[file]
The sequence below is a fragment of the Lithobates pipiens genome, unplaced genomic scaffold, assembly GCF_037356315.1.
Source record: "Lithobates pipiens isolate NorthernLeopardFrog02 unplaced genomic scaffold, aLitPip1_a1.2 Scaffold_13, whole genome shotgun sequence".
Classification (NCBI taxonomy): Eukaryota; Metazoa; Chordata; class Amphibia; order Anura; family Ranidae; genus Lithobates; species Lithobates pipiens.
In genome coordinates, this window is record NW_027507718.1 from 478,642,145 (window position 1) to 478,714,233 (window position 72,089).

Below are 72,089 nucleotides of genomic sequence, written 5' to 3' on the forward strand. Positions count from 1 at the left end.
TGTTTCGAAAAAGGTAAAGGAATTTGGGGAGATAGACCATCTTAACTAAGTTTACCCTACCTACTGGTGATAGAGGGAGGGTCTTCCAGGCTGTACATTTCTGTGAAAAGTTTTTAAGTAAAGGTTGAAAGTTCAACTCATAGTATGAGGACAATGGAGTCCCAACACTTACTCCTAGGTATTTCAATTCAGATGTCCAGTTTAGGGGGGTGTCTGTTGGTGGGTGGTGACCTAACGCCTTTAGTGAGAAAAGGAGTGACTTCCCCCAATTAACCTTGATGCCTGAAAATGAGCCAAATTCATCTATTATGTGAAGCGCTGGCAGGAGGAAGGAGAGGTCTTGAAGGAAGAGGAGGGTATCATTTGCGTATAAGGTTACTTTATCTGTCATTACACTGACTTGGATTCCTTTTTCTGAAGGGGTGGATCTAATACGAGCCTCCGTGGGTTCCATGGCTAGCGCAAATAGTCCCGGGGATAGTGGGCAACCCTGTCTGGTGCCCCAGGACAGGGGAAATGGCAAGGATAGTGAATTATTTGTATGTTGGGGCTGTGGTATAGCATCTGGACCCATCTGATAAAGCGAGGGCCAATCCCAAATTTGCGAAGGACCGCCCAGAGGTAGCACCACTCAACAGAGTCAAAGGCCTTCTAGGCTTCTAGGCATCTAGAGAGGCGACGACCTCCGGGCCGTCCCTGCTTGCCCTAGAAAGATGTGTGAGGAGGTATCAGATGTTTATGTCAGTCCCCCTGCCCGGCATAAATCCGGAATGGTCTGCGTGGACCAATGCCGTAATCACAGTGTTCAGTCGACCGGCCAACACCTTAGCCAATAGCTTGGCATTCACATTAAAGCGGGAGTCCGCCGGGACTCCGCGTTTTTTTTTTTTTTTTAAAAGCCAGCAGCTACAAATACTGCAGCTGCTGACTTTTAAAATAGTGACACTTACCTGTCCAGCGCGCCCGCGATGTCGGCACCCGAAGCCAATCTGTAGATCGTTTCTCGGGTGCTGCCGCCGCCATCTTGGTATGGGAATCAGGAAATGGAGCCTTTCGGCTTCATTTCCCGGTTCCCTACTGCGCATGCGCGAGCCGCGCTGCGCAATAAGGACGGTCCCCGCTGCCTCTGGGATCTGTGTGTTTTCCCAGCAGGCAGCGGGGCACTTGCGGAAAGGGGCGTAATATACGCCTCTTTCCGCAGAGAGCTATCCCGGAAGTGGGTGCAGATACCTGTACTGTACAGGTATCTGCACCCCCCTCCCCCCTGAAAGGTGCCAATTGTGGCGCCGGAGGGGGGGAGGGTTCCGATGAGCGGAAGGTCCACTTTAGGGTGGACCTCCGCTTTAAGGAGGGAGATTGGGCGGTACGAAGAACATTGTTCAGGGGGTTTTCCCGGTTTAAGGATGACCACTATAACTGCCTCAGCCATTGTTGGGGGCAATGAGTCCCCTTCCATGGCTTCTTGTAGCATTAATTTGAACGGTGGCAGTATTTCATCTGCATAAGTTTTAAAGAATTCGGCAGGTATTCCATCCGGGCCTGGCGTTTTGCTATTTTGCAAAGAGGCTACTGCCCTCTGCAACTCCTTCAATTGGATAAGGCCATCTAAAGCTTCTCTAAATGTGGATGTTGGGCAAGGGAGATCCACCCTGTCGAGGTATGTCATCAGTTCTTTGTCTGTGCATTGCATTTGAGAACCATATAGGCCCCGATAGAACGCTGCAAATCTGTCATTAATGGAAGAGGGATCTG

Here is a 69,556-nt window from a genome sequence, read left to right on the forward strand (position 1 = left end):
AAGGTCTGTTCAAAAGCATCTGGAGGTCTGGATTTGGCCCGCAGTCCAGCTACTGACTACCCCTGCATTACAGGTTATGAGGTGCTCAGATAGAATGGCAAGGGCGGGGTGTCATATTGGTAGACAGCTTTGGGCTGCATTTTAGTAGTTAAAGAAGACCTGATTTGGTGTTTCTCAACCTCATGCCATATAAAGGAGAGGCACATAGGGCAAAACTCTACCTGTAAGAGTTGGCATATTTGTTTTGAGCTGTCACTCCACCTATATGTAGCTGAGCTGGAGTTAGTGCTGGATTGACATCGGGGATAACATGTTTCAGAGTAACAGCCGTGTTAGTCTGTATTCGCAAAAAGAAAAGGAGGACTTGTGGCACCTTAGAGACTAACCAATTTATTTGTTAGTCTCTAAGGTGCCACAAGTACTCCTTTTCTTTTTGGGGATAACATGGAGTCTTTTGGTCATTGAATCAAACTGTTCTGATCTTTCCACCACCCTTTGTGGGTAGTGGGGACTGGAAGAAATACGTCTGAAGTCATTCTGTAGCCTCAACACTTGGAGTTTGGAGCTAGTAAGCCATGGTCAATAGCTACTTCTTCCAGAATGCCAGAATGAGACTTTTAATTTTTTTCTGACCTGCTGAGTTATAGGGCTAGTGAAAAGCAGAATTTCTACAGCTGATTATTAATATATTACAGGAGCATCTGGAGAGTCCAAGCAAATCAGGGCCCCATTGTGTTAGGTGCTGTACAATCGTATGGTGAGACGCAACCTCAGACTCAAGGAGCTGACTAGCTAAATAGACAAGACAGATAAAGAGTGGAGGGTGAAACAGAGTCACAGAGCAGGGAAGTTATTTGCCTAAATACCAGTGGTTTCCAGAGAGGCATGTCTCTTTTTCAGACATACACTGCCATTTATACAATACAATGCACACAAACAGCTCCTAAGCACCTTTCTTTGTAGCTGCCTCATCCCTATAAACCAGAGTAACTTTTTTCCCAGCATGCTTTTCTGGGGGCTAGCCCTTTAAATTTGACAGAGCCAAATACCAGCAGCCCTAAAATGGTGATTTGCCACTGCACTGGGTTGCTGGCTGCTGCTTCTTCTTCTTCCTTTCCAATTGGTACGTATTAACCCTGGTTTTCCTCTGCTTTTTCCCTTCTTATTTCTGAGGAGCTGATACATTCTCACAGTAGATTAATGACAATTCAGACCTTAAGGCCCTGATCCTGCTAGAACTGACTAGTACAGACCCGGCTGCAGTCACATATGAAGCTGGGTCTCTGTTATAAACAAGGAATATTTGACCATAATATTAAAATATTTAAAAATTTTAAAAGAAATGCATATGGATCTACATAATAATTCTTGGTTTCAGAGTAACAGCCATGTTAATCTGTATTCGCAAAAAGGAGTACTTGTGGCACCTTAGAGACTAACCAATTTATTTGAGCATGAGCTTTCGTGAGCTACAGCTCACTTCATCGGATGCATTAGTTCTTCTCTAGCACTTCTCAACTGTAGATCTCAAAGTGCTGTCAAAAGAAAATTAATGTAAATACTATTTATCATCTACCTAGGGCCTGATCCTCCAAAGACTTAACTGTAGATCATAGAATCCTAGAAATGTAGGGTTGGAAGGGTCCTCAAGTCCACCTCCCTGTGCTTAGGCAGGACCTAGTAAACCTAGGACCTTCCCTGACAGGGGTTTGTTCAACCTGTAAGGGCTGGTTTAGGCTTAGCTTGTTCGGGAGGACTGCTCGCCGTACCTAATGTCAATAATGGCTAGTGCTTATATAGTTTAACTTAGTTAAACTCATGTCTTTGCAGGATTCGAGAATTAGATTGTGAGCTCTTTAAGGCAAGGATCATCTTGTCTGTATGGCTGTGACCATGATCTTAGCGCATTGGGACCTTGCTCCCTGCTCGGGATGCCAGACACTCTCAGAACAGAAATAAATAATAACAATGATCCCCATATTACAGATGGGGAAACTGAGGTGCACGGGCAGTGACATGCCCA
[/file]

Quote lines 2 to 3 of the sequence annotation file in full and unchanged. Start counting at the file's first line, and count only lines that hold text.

Source record: "Lithobates pipiens isolate NorthernLeopardFrog02 unplaced genomic scaffold, aLitPip1_a1.2 Scaffold_13, whole genome shotgun sequence".
Classification (NCBI taxonomy): Eukaryota; Metazoa; Chordata; class Amphibia; order Anura; family Ranidae; genus Lithobates; species Lithobates pipiens.